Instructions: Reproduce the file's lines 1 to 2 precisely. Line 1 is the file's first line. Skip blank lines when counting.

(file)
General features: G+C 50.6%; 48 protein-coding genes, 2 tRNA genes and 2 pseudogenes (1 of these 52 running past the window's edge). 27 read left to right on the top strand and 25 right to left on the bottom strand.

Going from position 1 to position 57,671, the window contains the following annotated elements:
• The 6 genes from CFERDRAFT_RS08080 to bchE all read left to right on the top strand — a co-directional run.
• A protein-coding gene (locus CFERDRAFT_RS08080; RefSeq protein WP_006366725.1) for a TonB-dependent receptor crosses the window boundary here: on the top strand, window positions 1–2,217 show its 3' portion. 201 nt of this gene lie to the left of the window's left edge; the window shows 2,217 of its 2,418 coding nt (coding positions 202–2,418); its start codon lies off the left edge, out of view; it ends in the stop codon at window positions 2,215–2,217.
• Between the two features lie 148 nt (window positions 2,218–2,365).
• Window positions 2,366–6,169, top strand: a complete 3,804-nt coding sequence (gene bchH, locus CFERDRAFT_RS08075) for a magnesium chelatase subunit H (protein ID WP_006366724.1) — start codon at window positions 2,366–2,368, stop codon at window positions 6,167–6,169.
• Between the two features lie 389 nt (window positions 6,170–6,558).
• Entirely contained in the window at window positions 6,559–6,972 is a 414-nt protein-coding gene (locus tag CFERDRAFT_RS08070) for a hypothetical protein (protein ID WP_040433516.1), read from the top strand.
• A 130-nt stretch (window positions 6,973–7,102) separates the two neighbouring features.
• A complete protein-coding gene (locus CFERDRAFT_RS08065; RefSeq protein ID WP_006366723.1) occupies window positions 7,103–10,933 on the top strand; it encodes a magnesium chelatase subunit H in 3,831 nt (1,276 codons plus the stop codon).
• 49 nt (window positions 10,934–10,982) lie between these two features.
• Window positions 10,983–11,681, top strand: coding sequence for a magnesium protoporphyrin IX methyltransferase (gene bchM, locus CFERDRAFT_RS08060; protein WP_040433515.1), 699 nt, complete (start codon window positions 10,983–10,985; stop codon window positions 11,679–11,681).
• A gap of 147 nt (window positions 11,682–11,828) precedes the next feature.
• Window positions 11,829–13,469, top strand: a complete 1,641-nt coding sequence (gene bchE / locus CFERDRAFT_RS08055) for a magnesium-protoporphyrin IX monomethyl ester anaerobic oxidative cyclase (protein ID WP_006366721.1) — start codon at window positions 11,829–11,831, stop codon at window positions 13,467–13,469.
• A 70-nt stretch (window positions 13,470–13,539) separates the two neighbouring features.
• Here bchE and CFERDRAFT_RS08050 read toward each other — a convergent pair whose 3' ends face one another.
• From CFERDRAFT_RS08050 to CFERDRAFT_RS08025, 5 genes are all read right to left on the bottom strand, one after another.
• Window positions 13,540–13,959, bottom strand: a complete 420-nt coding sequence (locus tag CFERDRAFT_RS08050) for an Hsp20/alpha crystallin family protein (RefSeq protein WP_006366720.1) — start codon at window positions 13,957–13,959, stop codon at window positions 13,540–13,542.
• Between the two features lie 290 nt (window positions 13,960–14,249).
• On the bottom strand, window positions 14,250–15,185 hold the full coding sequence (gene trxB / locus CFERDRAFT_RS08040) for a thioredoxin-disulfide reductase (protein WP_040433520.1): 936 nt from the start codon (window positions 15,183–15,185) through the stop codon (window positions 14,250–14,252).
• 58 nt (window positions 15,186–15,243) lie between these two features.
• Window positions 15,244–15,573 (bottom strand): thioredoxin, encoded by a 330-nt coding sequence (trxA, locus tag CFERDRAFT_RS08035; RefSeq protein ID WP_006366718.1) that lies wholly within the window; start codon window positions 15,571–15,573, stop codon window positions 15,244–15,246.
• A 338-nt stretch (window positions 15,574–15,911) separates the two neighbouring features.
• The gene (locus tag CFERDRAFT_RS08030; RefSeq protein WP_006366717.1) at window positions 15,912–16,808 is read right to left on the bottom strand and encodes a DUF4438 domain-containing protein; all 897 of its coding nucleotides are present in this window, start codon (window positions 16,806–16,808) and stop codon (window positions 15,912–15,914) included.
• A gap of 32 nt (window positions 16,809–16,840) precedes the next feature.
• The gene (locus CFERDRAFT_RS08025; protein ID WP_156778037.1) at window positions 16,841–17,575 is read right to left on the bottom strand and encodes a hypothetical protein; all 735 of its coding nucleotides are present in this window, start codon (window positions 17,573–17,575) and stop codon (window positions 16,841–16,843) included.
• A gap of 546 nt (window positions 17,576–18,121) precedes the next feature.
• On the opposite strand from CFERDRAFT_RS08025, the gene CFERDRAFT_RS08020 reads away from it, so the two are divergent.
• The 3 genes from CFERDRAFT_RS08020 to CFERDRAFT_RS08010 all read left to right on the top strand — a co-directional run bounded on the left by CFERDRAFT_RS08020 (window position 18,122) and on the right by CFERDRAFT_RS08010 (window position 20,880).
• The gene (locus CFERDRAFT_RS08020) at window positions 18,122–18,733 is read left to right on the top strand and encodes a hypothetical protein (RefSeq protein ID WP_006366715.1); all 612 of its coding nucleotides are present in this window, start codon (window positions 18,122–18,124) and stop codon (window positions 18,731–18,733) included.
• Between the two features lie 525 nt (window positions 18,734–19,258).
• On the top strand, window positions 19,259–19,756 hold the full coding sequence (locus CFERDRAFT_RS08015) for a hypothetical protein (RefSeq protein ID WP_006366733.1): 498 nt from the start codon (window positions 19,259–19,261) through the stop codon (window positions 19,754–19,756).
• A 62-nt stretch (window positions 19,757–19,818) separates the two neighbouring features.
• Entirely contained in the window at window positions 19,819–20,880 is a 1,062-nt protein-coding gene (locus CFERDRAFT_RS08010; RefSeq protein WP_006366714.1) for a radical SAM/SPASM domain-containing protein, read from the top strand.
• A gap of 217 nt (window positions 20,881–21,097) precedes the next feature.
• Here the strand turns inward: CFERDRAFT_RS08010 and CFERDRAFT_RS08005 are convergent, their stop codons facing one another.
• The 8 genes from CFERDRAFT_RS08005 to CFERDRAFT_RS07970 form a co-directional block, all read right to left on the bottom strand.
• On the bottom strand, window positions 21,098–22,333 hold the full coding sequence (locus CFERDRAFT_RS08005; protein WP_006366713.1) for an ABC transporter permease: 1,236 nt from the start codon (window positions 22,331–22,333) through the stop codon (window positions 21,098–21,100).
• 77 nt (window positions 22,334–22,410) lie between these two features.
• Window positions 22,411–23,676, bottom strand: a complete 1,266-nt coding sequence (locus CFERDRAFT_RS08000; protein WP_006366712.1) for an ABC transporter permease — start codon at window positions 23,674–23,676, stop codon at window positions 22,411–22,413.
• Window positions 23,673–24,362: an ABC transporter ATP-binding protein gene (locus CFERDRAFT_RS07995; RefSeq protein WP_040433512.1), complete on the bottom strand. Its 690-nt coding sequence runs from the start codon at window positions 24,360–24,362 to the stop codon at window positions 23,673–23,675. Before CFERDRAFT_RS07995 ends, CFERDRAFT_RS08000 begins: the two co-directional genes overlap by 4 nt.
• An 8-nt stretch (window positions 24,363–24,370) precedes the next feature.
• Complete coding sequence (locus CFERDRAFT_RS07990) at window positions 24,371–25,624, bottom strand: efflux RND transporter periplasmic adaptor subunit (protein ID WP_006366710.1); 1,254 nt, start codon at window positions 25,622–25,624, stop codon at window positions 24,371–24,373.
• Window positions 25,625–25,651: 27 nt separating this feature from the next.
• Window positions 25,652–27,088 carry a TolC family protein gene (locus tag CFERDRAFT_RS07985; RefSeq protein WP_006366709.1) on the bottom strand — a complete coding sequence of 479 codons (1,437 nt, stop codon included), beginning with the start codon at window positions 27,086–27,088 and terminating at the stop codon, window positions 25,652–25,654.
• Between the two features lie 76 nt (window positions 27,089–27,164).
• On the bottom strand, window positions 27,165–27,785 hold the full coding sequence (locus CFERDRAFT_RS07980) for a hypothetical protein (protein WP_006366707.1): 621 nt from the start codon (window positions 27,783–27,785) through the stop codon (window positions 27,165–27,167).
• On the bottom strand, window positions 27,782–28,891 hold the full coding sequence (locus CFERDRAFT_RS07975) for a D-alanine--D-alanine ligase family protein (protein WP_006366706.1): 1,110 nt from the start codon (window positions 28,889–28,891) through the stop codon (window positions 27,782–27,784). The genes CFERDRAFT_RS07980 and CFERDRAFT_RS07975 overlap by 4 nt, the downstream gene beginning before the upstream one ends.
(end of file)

General features: G+C 50.6%; 48 protein-coding genes, 2 tRNA genes and 2 pseudogenes (1 of these 52 running past the window's edge). 27 read left to right on the top strand and 25 right to left on the bottom strand.

Going from position 1 to position 57,671, the window contains the following annotated elements: